Dear Debt Adviser,
My husband and I bought a house more than 20 years ago with a Federal Housing Administration loan that required mortgage insurance as part of the payments. Now we are separated and facing foreclosure on the home. Is it possible to pay our overdue mortgage payments with the mortgage insurance? If not, then what is the purpose of that insurance?
You have more stress going on in your life than you need right now. Although I can’t help you with the decision you have to make regarding your separation, I can help you come to grips with your mortgage problem. Let me start by telling you that your mortgage insurance isn’t going to help you make any overdue mortgage payments.
The mortgage insurance that you have been paying each month on your FHA loan is intended to protect your lender, not you. The insurance premium is paid by you, but it’s actually a safety net for the lender in case of default on the loan. The bottom line is that the sooner you make some decisions, the better. The longer you wait the fewer options you’ll have. So let’s get started.
Both private and public loans often include mortgage insurance. You can typically stop paying the monthly insurance premium once you have reached the prescribed terms included in your loan. For FHA loans, you must reach 78 percent of your loan-to-value based on the original purchase price of your home. For private mortgage loans, you can generally avoid having to pay mortgage insurance entirely if you make a down payment of 20 percent or more. The rationale is that with a higher amount of equity available, the lender has enough protection in the event of a default that insurance protection is no longer required.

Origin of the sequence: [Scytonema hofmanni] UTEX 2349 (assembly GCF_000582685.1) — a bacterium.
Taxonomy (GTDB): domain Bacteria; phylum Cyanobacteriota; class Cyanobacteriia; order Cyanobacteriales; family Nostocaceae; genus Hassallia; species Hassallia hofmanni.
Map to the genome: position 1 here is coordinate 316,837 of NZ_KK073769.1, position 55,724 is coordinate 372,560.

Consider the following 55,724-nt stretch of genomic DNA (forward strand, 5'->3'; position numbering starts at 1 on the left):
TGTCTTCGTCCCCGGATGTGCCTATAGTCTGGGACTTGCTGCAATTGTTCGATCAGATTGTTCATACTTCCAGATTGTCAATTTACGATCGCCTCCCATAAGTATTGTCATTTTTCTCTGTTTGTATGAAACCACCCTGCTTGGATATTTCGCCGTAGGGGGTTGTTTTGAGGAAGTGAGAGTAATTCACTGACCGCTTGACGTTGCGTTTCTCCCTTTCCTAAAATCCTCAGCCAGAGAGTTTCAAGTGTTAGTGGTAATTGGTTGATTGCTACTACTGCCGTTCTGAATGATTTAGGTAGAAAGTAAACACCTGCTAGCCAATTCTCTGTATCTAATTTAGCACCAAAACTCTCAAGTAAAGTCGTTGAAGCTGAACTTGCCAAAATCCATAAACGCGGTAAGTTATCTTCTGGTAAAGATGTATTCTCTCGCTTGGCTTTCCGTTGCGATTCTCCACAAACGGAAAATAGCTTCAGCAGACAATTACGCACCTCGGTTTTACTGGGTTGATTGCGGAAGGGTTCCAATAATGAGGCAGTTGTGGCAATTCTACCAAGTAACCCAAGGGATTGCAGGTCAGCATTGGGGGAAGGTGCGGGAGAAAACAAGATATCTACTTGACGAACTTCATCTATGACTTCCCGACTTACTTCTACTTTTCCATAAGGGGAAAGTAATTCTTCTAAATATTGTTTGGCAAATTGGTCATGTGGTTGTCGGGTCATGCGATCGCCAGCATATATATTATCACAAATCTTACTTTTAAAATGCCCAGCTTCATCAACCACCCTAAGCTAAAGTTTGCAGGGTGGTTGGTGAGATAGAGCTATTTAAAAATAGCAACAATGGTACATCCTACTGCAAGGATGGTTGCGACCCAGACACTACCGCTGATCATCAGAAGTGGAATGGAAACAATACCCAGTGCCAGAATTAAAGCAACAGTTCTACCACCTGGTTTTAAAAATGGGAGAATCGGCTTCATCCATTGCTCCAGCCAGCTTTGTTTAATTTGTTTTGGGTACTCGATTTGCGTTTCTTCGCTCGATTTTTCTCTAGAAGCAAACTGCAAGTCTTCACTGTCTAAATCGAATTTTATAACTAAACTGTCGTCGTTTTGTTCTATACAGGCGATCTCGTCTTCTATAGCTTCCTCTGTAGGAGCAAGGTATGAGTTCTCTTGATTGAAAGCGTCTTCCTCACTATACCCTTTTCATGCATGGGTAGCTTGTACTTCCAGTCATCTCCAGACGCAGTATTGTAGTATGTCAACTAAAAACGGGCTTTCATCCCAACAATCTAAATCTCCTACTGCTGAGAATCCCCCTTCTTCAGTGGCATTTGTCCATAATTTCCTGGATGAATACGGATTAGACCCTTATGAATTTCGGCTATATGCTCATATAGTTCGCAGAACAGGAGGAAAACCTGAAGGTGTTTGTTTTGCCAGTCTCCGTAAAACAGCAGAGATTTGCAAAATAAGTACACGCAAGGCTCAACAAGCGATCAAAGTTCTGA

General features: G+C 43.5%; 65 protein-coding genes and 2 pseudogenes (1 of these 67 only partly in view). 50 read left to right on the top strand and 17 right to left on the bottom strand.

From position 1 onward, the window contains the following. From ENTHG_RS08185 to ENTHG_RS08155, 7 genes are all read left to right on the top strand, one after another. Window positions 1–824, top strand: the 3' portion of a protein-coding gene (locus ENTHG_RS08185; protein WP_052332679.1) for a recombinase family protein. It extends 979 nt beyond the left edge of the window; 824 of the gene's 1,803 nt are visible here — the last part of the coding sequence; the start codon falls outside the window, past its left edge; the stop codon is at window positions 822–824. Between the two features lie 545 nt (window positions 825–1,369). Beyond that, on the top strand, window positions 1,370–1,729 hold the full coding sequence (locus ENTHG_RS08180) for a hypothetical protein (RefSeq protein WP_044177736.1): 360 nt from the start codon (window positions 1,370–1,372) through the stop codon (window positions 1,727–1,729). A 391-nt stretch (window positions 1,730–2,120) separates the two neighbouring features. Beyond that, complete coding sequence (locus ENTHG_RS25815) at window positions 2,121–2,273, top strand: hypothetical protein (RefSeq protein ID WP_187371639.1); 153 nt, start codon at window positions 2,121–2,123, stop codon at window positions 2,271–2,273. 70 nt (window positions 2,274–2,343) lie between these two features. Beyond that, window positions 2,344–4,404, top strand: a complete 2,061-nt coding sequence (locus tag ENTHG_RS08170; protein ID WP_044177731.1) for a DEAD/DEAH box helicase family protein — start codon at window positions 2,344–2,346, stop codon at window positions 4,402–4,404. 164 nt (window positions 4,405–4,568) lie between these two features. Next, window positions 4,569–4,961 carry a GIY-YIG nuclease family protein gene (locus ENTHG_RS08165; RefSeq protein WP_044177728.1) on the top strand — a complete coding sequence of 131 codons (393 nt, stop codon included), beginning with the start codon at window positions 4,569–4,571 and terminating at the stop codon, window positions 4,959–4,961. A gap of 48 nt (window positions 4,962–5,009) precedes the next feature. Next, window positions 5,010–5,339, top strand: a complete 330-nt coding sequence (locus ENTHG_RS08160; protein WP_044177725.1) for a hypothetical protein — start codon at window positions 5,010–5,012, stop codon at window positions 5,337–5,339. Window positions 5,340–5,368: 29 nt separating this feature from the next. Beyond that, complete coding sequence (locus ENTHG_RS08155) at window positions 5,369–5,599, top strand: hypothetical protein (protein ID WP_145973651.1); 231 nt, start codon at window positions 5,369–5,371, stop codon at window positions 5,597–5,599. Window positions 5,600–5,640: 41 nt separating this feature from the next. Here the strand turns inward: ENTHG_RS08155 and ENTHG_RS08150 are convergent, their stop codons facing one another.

Once you are 90 days late on your mortgage payment (not counting any grace period) foreclosure can begin. Depending on your state rules the foreclosure can be swift or long and drawn out. The good news, if there is any, is that due to the massive number of foreclosures, you have a large number of options to guide you. For example, you could restructure your mortgage so that it’s more affordable. You could also refinance at lower interest rates, or you could simply walk away from the mortgage.
I suggest that you contact your mortgage servicer and a housing counselor from Hope Now at (888) 995-HOPE (4673) to help you through the maze of options. Mistakes or delays in this very complex process can cost you your home, so please don’t try to do this entirely on your own. Fortunately, you won’t have to provide any money. Hope Now, an alliance between counselors, mortgage companies, investors and other industry players, is confidential and completely free. A certified counselor with the Department of Housing and Urban Development will help you decide if it is possible to avoid foreclosure. The counselor also will have information for programs that can help you resolve your current issue.
Lastly, because the loan is in both your and your husband’s names, you will both need to agree to any solution. I know this won’t be easy, but if you can work together on this issue, you’ll have one less source of stress.
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